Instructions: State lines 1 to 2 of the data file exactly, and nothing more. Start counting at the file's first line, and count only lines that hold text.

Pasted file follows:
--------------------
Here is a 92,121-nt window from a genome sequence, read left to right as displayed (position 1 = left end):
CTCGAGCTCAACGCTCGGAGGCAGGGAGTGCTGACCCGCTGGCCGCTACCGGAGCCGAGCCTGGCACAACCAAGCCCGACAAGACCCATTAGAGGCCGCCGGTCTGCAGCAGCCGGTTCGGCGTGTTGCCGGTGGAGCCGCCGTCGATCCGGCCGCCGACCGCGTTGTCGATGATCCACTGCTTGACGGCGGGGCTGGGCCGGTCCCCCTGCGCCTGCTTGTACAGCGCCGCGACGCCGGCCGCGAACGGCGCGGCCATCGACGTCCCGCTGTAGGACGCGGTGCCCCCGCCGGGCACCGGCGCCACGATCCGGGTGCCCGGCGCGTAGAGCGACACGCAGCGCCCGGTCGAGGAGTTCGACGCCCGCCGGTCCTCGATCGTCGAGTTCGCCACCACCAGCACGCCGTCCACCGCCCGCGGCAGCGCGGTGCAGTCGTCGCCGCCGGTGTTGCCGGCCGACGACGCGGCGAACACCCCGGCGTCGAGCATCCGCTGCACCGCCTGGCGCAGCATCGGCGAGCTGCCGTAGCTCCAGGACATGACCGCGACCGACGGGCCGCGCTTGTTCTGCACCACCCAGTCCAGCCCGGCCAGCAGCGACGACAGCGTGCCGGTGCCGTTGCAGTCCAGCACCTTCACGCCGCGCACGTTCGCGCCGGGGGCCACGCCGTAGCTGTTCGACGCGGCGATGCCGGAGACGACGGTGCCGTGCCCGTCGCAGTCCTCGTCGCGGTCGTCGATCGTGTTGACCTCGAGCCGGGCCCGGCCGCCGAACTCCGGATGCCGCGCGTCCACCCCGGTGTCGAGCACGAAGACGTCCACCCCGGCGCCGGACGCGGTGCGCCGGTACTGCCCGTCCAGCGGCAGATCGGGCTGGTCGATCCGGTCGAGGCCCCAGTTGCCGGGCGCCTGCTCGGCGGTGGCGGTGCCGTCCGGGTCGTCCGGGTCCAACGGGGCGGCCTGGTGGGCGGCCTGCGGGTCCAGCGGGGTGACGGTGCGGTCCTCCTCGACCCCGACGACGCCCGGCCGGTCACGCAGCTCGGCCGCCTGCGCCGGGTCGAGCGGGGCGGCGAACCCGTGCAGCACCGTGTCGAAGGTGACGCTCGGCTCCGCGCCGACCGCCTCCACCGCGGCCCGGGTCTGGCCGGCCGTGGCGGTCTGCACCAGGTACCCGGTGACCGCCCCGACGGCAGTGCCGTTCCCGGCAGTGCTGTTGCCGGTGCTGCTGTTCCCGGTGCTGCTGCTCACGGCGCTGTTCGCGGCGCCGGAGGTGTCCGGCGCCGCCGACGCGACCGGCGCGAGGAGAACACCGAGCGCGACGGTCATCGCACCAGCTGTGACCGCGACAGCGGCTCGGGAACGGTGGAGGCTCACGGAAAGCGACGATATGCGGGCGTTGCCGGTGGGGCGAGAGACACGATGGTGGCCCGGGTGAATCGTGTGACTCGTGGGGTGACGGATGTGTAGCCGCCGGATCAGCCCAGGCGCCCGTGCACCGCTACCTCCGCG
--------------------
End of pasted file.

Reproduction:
Here is a 92,121-nt window from a genome sequence, read left to right as displayed (position 1 = left end):
CTCGAGCTCAACGCTCGGAGGCAGGGAGTGCTGACCCGCTGGCCGCTACCGGAGCCGAGCCTGGCACAACCAAGCCCGACAAGACCCATTAGAGGCCGCCGGTCTGCAGCAGCCGGTTCGGCGTGTTGCCGGTGGAGCCGCCGTCGATCCGGCCGCCGACCGCGTTGTCGATGATCCACTGCTTGACGGCGGGGCTGGGCCGGTCCCCCTGCGCCTGCTTGTACAGCGCCGCGACGCCGGCCGCGAACGGCGCGGCCATCGACGTCCCGCTGTAGGACGCGGTGCCCCCGCCGGGCACCGGCGCCACGATCCGGGTGCCCGGCGCGTAGAGCGACACGCAGCGCCCGGTCGAGGAGTTCGACGCCCGCCGGTCCTCGATCGTCGAGTTCGCCACCACCAGCACGCCGTCCACCGCCCGCGGCAGCGCGGTGCAGTCGTCGCCGCCGGTGTTGCCGGCCGACGACGCGGCGAACACCCCGGCGTCGAGCATCCGCTGCACCGCCTGGCGCAGCATCGGCGAGCTGCCGTAGCTCCAGGACATGACCGCGACCGACGGGCCGCGCTTGTTCTGCACCACCCAGTCCAGCCCGGCCAGCAGCGACGACAGCGTGCCGGTGCCGTTGCAGTCCAGCACCTTCACGCCGCGCACGTTCGCGCCGGGGGCCACGCCGTAGCTGTTCGACGCGGCGATGCCGGAGACGACGGTGCCGTGCCCGTCGCAGTCCTCGTCGCGGTCGTCGATCGTGTTGACCTCGAGCCGGGCCCGGCCGCCGAACTCCGGATGCCGCGCGTCCACCCCGGTGTCGAGCACGAAGACGTCCACCCCGGCGCCGGACGCGGTGCGCCGGTACTGCCCGTCCAGCGGCAGATCGGGCTGGTCGATCCGGTCGAGGCCCCAGTTGCCGGGCGCCTGCTCGGCGGTGGCGGTGCCGTCCGGGTCGTCCGGGTCCAACGGGGCGGCCTGGTGGGCGGCCTGCGGGTCCAGCGGGGTGACGGTGCGGTCCTCCTCGACCCCGACGACGCCCGGCCGGTCACGCAGCTCGGCCGCCTGCGCCGGGTCGAGCGGGGCGGCGAACCCGTGCAGCACCGTGTCGAAGGTGACGCTCGGCTCCGCGCCGACCGCCTCCACCGCGGCCCGGGTCTGGCCGGCCGTGGCGGTCTGCACCAGGTACCCGGTGACCGCCCCGACGGCAGTGCCGTTCCCGGCAGTGCTGTTGCCGGTGCTGCTGTTCCCGGTGCTGCTGCTCACGGCGCTGTTCGCGGCGCCGGAGGTGTCCGGCGCCGCCGACGCGACCGGCGCGAGGAGAACACCGAGCGCGACGGTCATCGCACCAGCTGTGACCGCGACAGCGGCTCGGGAACGGTGGAGGCTCACGGAAAGCGACGATATGCGGGCGTTGCCGGTGGGGCGAGAGACACGATGGTGGCCCGGGTGAATCGTGTGACTCGTGGGGTGACGGATGTGTAGCCGCCGGATCAGCCCAGGCGCCCGTGCACCGCTACCTCCGCG